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Historical and Semiotic Origins of “Lawfare”

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Date and time
Friday, September 10, 2010
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This program is the first major academic symposia dedicated to exploring the concept of “Lawfare.” Traditionally “Lawfare” was defined as “a strategy of using—or misusing—law as a substitute for traditional military means to achieve an operational objective.” But lately, commentators and governments have applied the concept to International Criminal Tribunals, the defense counsel’s tactics challenging the detention of al Qaeda suspects in Guantanamo Bay and, as indicated in the quote above, to the controversial Goldstone Commission Report. This Conference and Experts Meeting, features two-dozen leading academics, practitioners, and former government officials from all sides of the political spectrum, that examine the usefulness and appropriate application of the “Lawfare” concept.

Tawia Ansah is a visiting professor at the Case Western Reserve University School of Law from the New England School of Law, where he has been since 2002. Prior to that he was a visiting assistant professor at Syracuse University College of Law. Also, he was a legal consultant with JPMorgan Chase; a contract attorney for Cravath, Swaine & Moore; and an assistant prosecutor for the Ministry of the Attorney General in Toronto, Canada. His international legal experience includes service with the Council of Europe (Kosovo in the Federal Republic of Yugoslavia), the Organization for Security and Cooperation in Europe (Bosnia-Herzegovina), the United Nations Human Rights Field Operation (Kigali, Rwanda), and the United Nations Centre for Human Rights (Geneva).
Wouter G. Werner graduated cum laude at the Utrecht University of applied sciences (specialization law and economics) as well as at Twente University (with a specialization legal theory). After receiving his Ph.D. in 1995, he started teaching public international law and legal methodology at Twente University. In 1999 he moved to Utrecht University where he became associate professor public international law. Currently, Wouter G. Werner is full professor Public International Law at VU University, Amsterdam. He is interested in international legal theory, the interplay between international law and international politics and the international legal regime on the use of force. One of the focal points of his research is the turn to prevention and risk-management in contemporary security policies. In addition, Wouter Werner has been working on the rise of cosmopolitanism in international law, in cooperation with researchers from political philosophy and International Relations. Currently, he is involved in research projects on the concept of ‘humanity’ in discourses on international law and bio-ethics as well as a project on world legislation. Wouter Werner is director of the VU research group Boundaries of Law and Action Leader of a pan-European research network on the constitutionalization, fragmentation and politicization of international law. As editor of the Leiden Journal of International Law he is co-responsible for the so called ‘ periphery series’ (focusing on third world perspectives on international law) as well several special issues dealing in the area of international legal theory. Wouter Werner has co-initiated the interdisciplinary research group on critical approaches to IR and international law, which brings together scholars from IR, military studies, legal philosophy and international law. He is senior editor of the Leiden Journal of International Law, The Hague Justice Portal and the Netherlands Yearbook of International Law, member of the Netherlands Advisory Committee on Issues of Public International Law.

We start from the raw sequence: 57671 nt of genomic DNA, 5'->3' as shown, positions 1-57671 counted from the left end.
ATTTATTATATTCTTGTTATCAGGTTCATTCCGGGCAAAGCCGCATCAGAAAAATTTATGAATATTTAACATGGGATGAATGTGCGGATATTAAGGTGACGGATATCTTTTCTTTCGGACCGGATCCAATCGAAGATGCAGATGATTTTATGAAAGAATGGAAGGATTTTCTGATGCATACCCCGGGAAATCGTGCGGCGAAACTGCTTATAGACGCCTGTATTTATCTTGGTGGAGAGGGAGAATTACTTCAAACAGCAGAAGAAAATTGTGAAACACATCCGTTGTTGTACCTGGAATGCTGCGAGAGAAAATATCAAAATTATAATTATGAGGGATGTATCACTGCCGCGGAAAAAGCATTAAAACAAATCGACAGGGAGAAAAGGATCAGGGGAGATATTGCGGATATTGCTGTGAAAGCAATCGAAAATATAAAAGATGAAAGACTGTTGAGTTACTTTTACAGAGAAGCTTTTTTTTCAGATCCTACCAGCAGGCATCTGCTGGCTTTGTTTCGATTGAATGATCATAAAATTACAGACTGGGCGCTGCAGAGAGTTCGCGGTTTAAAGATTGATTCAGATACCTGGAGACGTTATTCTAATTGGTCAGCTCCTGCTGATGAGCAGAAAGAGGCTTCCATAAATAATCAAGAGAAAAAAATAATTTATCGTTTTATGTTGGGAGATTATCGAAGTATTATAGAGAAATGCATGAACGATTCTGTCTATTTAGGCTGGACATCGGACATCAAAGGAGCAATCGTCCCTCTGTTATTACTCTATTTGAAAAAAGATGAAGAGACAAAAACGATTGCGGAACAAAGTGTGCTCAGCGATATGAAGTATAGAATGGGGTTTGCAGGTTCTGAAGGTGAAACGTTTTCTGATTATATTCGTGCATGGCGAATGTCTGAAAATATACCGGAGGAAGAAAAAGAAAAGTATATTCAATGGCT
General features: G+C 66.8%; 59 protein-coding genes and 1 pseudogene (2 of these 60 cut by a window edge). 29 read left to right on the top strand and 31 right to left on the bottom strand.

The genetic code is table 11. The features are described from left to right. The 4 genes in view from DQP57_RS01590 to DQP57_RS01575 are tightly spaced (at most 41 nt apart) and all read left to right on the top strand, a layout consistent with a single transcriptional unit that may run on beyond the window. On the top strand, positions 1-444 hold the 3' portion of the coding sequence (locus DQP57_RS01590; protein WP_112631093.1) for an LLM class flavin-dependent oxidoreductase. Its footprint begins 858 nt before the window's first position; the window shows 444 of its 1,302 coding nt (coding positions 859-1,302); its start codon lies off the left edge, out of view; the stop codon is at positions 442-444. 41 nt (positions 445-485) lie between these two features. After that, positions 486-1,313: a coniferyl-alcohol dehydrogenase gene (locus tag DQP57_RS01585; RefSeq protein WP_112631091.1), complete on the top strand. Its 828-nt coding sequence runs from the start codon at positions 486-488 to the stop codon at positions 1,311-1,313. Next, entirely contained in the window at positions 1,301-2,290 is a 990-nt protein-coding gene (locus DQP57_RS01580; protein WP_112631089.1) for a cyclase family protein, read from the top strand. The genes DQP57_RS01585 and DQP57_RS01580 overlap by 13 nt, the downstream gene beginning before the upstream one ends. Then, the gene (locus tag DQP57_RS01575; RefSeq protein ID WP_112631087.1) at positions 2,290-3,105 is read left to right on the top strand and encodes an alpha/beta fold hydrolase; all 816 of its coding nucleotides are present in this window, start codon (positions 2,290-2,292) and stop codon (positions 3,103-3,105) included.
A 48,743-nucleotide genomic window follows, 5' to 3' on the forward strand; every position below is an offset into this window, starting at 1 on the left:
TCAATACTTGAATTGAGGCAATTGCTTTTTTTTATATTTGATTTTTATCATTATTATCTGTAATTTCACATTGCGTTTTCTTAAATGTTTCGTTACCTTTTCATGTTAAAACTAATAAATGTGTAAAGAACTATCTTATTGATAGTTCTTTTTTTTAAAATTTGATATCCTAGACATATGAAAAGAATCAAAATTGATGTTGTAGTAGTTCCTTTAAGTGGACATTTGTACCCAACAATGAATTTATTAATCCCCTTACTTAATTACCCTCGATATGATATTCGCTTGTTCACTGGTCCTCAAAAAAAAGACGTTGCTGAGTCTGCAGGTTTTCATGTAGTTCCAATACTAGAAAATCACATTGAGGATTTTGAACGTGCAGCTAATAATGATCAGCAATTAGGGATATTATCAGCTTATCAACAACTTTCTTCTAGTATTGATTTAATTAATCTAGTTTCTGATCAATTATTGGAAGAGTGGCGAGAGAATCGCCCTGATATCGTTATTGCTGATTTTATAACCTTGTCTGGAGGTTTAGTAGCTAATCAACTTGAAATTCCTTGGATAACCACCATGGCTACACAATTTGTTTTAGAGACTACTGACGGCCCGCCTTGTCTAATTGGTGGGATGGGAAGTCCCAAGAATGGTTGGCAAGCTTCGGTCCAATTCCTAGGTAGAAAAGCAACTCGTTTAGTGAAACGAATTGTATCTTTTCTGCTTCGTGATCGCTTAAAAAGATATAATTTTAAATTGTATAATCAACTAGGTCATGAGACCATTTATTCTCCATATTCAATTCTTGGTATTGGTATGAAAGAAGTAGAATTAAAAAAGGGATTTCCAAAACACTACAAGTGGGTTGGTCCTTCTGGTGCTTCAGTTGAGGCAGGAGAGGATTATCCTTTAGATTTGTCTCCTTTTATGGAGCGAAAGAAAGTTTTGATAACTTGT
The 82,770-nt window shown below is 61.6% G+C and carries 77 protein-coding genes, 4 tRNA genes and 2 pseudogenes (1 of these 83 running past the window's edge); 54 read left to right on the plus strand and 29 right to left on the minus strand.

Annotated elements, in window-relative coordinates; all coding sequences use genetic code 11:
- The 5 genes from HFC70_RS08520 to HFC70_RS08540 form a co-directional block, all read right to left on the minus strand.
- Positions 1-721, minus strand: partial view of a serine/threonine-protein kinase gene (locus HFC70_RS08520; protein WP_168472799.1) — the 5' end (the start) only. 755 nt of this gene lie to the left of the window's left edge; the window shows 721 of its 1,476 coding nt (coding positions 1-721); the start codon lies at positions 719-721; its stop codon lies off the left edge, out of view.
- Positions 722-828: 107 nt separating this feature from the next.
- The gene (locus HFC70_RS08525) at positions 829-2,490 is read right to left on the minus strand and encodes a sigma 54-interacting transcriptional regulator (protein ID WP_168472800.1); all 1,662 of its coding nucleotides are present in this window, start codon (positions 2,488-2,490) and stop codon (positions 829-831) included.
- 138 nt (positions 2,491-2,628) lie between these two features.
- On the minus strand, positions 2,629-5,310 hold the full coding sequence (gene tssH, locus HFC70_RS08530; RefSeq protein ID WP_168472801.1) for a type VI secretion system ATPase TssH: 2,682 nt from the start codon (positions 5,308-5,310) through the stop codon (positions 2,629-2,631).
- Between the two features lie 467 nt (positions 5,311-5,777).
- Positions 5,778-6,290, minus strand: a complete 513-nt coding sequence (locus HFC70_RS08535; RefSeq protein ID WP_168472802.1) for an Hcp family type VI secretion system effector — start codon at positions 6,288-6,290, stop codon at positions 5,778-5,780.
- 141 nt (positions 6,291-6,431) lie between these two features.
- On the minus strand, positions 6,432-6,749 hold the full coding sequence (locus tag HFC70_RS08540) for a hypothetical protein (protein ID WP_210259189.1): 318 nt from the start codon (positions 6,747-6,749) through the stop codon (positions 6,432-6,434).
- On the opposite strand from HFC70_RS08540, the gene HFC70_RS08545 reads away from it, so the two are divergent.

Susan Tiefenbrun has a J.D. from NYU, a Ph.D. in French from Columbia University (*summa cum laude*), an M.S. and a B.A. from Wisconsin University, (Phi Beta Kappa as a junior) in French, Russian, and Education. Prof. Tiefenbrun taught French at Columbia University and Sarah Lawrence College. She is Director of the LL.M. Program in American Legal Studies for foreign lawyers and the LL.M. Program in International Trade and Investment for U.S. and foreign lawyers. She created and directs study abroad programs in France and China. For her efforts at fostering educational and cultural cooperation between France and the U.S., French President Jacques Chirac awarded her the French Legion of Honor medal in 2003. Earlier, she practiced international business law at Coudert Brothers. President of the Law and Humanities Institute West Coast Branch, she has written extensively on human trafficking as a form of contemporary slavery. Prof. Tiefenbrun speaks 10 foreign languages and can speak, read, write and understand Mandarin Chinese. Among her numerous written works are a book length study of Chinese, Russian and Eastern European joint venture laws and articles on international IP, international law, and human trafficking. She has edited three books, and recently authored *Decoding International Law: Semiotics and the Humanities* (Oxford Press, 2010). Books accepted for publication include: Free-Trade Zones in the World and in the United States (Elgar Press, forthcoming 2010), and Women and International Human Rights (Carolina Academic Press, forthcoming 2011). Prof. Tiefenbrun teaches Business Associations, Business Planning, European Union Law, International Business Transactions, International IP Law, Securities Regulation, Women & International Human Rights Law, International Human Rights, and Introduction to International Law through Semiotics and the Humanities.

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